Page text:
Product development cycles in the food world typically last about 18 to 20 months from ideation to store shelves. So it’s taking a while to see the signs of an underlying change: the mainstream food world is shifting its focus away from cheap carbohydrates and toward nutrition.
Watch The Editor’s RoundTable, available this Wednesday morning at http://www.functionalingredientsmag.com. New Hope Natural Media’s editors will discuss the changing mainstream food world in a quick and lively discussion. A preview:
More of the good: Fiber became a food world and consumer cause célèbre after the USDA’s revised 2005 Food Guidelines recommended higher intake levels. (Not to mention the MyPyramid – will its existence continue when the new guidelines are released later this year?) Water-soluble fiber from the likes of ADM’s Fibersol-2 make fiber easily integrated into beverages. Fiber sources with a bonus gut-health kick of prebiotics from the likes of Beneo’s Orafti brand inulin also complement probiotics. Patented processing technology from Z Trim makes fiber easily dispersible, stable across wide pH and temperature ranges, and hence suitable across a range of product applications. North Americans get only about half of their daily recommended intake, which is 14 grams per 1,000 calories of food – roughly 30 grams per day.
Less of the bad: The National Salt Reduction Initiative has set a five-year deadline to cut sodium consumption by 20 percent for Americans (who current swallow about double recommendations – baby steps). As some 70 percent of sodium comes from processed foods, you-know-who is in the crosshairs. Suppliers are stepping up and working with the Krafts of the world on solutions that maintain salt’s manifest functional attributes – texture, taste, mouthfeel – while helping the larger battle against high blood pressure. For its effort, Kraft is planning on reducing sodium by 10 percent in its food products in a two-year time frame, and seems poised to meet it.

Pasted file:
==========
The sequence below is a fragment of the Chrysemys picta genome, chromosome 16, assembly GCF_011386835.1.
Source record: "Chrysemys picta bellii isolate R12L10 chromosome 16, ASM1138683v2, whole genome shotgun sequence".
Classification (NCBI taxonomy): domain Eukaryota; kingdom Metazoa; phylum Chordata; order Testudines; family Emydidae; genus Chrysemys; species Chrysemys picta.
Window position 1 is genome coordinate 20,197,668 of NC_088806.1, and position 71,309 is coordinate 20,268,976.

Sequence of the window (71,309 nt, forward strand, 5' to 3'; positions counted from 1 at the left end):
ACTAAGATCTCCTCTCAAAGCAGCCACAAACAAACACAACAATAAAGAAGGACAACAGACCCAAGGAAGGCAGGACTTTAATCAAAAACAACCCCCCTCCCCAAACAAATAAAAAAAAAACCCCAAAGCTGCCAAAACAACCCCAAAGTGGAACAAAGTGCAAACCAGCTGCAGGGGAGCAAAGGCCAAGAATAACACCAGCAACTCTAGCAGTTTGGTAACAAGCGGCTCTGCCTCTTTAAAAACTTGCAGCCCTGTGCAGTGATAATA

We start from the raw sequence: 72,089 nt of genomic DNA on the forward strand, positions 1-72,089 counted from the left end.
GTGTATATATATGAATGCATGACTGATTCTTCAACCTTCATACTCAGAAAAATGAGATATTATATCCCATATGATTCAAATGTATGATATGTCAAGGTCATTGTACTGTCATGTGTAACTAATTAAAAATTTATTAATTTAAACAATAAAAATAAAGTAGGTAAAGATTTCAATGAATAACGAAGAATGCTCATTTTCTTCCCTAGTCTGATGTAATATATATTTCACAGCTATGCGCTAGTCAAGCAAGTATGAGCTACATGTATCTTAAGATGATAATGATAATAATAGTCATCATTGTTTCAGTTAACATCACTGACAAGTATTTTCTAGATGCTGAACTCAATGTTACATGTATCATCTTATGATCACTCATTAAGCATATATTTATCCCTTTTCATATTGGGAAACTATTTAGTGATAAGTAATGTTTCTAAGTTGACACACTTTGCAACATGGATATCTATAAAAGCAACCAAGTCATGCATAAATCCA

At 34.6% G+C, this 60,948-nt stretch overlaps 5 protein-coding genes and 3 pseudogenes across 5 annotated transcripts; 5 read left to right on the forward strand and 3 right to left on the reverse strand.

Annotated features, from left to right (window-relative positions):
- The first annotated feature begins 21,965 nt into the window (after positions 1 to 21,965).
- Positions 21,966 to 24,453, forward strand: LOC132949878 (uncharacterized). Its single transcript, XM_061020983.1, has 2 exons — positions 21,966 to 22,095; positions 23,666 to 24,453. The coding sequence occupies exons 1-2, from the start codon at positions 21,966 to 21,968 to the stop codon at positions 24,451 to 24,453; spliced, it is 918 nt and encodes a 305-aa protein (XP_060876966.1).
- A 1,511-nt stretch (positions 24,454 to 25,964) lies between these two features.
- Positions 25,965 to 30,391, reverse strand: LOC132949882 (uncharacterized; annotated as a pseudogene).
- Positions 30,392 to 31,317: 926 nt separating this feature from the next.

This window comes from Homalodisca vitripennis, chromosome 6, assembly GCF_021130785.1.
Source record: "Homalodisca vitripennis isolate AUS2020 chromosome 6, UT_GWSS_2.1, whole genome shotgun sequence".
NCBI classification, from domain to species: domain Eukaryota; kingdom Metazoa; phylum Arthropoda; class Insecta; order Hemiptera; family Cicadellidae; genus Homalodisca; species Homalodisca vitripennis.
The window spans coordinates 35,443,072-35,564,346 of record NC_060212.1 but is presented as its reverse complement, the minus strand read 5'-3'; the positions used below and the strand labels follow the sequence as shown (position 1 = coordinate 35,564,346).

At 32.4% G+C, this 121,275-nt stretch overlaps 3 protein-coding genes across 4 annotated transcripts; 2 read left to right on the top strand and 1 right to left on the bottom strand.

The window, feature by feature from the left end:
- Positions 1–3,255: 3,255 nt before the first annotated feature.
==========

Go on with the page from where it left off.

The ugly get prettier: Genetically modified organisms (GMOs) began with the sell that they could feed the world with better nutrition. Trouble was, the reality had nothing to do with either, and was merely a way of helping primarily biotech seed companies and, arguably, farmers. That is beginning to finally change as companies roll out bio-engineered crops that actually do improve nutritional profiles. Arcadia Biosciences has introduced a GMO safflower oil rich in gamma linolenic acid, which is an omega-6 oil that acts like a healthier omega-3. DuPont has recently launched a GMO omega-3 EPA-rich oil. Other healthier soy oils are also coming out onto the market.